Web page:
Election Armageddon: Repeat of Bush v. Gore?

The nation heads out to vote on Tuesday for their choice of President, the winner may not be known for a while after Election Day is over.

With such a tie race, according to polls, a tie in the Electoral College could prove to provide the nation with a delay on figuring out who the next President will be.

In a few circumstances, both President Barack Obama and his challenger Republican Mitt Romney, could end up with 269 Electoral votes each, meaning the vote would come down to Congress to select the next President and Vice President of America.

One possible way that both President Obama and Romney could tie with 269 Electoral votes. Click the photo to go a WSJ interactive map and play with the states Electoral votes.

Stephen Voss, Associate Professor of Political Science at UK, said a tie in the Electoral College is the same as no candidate receiving a majority, like in early days of America.

“Once they all fail to (get a majority), then the top three vote getters have to take it into Congress, to settle the competition,” Voss said.

Though is it similar to that of the election of 1824, when John Quincy Adams beat out Andrew Jackson, thanks to Kentucky native Henry Clay, who had his supports back Adams, giving him enough votes to win, it could be more interesting than that election, said Voss.

“One thing that makes a 269-269 tie more interesting, perhaps, … is that it’s hard for people to recognize a sort of expected winner, the way, say, they recognized Andrew Jackson had the most popular vote, when he lost his first Presidential race,” Voss said. “In that case they would both have equal claim to legitimacy of taking the seat.”

“I think the Constitutional crisis would be more severe if we see as 269 to 269 split, because whatever side ultimately loses in the struggle will feel all the more cheated,” he said. “I expect, if you have a slice in this country, that had 269 Electoral votes and was denied (the Presidency), not by court case, but just by that narrow, narrow margin, there would be incentive for people to mobilize.”

The Constitution, in the 12th Amendment, states how the President will be chosen, if no candidate has a  majority of Electoral votes.

“If no person have such majority, then from the persons having the highest numbers not exceeding three on the list of those voted for as President, the House of Representatives shall choose immediately, by ballot, the President. But in choosing the President, the votes shall be taken by states, the representation from each state having one vote; a quorum for this purpose shall consist of a member or members from two-thirds of the states, and a majority of all the states shall be necessary to a choice.”

When the votes are read before a joint session of Congress, generally on Jan. 6, when the new Congress has been installed, according to the Constitution, if the tie occurs, the vote by the House of Representatives will “choose immediately, by ballot, the President.”

The Vice President, however, is chosen by the Senate, in a similar manner as the President. Because of this, and how Congress is currently split between parties, America could end up with a Romney-Biden administration for the next four years.

Control of the House and Senate are not expected to change hands to the opposing party during the elections, meaning 33 of the 50 state delegations in the House are majority Republican and there is a majority of Democrats in Senate seats.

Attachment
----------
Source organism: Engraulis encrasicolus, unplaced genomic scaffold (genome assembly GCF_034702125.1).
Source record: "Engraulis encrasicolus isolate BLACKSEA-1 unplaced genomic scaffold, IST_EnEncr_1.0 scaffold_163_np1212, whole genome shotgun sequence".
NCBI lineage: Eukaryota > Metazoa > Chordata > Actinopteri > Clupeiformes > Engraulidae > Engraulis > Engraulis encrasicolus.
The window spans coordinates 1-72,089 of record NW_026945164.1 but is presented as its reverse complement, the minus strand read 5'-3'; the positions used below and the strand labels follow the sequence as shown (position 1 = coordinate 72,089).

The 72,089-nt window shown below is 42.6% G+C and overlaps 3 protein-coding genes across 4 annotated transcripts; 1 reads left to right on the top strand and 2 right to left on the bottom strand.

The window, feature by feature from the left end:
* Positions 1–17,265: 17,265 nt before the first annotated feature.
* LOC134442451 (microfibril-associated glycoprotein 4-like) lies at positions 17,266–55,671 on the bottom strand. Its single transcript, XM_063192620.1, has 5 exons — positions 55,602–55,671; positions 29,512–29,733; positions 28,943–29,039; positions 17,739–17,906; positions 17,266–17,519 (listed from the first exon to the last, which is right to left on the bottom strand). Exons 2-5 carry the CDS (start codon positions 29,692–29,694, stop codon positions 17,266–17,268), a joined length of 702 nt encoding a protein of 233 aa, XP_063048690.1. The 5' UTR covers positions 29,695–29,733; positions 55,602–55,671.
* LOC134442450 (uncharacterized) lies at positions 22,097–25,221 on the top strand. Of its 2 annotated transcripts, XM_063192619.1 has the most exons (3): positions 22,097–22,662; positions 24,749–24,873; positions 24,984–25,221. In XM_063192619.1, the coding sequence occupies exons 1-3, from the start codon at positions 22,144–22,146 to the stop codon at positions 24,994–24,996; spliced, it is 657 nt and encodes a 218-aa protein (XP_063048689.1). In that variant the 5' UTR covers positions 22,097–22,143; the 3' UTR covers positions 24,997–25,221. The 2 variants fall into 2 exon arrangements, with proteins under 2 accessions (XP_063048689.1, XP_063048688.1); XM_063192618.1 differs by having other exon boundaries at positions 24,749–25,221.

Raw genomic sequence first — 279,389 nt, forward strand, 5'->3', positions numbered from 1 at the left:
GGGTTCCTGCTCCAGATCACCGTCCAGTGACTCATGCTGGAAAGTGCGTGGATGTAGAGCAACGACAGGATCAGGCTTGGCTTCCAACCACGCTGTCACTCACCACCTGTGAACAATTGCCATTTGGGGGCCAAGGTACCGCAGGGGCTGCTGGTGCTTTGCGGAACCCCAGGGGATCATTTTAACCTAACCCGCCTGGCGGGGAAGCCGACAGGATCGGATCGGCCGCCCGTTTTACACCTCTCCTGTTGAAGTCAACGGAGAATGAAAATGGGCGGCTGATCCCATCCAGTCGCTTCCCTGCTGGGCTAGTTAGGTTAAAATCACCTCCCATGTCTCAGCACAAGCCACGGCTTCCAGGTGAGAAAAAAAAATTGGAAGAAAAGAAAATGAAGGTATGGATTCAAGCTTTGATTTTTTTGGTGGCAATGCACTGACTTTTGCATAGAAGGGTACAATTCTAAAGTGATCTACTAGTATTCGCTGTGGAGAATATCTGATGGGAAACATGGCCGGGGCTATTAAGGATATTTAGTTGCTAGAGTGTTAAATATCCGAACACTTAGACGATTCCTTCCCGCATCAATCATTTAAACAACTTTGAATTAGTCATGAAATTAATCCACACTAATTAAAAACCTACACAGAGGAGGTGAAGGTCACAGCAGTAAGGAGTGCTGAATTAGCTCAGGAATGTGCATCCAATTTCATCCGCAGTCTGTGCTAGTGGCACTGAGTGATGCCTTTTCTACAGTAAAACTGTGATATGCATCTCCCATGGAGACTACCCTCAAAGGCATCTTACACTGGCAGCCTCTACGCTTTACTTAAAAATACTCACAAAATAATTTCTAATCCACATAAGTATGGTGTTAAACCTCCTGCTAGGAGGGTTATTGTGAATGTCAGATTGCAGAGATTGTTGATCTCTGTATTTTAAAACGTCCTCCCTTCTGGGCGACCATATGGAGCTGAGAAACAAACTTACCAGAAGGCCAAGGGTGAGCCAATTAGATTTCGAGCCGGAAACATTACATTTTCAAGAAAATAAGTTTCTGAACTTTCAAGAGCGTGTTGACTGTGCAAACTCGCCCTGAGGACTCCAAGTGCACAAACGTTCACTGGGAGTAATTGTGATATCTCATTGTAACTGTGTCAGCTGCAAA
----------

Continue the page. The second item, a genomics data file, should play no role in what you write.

“The votes could go along party lines; you sort of expect they would,” Voss said. “That would mean that there was someone of the other party waiting in the wings.”

An option for what would happen with the House and Senate votes, based on their layout of parties in each Chamber, resulting in a split Presidency, which hasn’t happened since 1824 election.

Voss, however, thinks with such a small amount of people determining the election, 435 in the House and 100 in the Senate, that a compromise could be reached on who is elected Vice President.

“You could imagine, let’s say, Romney wins the 269-269 tie breaker in the House,” he said. “You could imagine an attempt among a group of Democrats to team up with Republicans to come up with a compromise Republican. Not Paul Ryan, but still somebody who would be from the Republican party that the Democrats would find more acceptable.”

Voss said the country would be in uncharted territory if a tie occurred, meaning things would be made up as they went along, as long as they followed the Constitution.

Other news outlets, like Yahoo!, have had stories about this since late October, when the race began to tighten.

Polls close at 6 p.m.  and the results will start to trickle in shortly afterward, with a country eagerly awaiting one candidate to reach the 270 threshold to win the White House.

Another possible way both candidates could end in a 269 tie on Election Day. Click on the photo to be taken CNN’s interactive election map.

Student Government election applications available

Those who want to run for Student Government can start turning in applications for candidacy next week.

Positions available for next year are president and vice president, college senator and senator-at-large, according to a news release.

Applications can be picked up in the SG office at Student Center room 120 or can be downloaded from SG’s website at http://uksga.org/applications/election.

Completed applications will be accepted starting Monday and are due by noon Feb. 29.

Candidates must obtain a certain amount of signatures, which is different for each position, to be eligible. A current 2.5 grade point average is required. Candidates must pay a $30 to enter ($60 for a president/vice president ticket).

Elections will be March 28 and 29.

Micah Fielden and Nikki Hurt are the current student body president and vice president.